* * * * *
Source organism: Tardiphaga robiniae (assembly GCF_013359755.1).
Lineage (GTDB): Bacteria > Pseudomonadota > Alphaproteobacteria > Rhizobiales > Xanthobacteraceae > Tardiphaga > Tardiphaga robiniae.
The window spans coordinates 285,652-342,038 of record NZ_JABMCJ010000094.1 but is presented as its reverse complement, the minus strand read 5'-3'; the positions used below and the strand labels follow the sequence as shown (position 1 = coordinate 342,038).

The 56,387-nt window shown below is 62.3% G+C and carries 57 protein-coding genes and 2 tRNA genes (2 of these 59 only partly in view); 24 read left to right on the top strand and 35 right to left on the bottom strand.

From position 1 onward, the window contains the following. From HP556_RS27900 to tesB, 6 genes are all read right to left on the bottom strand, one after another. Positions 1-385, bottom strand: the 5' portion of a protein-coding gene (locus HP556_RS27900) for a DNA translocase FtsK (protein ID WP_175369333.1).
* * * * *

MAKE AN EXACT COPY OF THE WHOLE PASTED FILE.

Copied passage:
Source organism: Tardiphaga robiniae (assembly GCF_013359755.1).
Lineage (GTDB): Bacteria > Pseudomonadota > Alphaproteobacteria > Rhizobiales > Xanthobacteraceae > Tardiphaga > Tardiphaga robiniae.
The window spans coordinates 285,652-342,038 of record NZ_JABMCJ010000094.1 but is presented as its reverse complement, the minus strand read 5'-3'; the positions used below and the strand labels follow the sequence as shown (position 1 = coordinate 342,038).

The 56,387-nt window shown below is 62.3% G+C and carries 57 protein-coding genes and 2 tRNA genes (2 of these 59 only partly in view); 24 read left to right on the top strand and 35 right to left on the bottom strand.

From position 1 onward, the window contains the following. From HP556_RS27900 to tesB, 6 genes are all read right to left on the bottom strand, one after another. Positions 1-385, bottom strand: the 5' portion of a protein-coding gene (locus HP556_RS27900) for a DNA translocase FtsK (protein ID WP_175369333.1).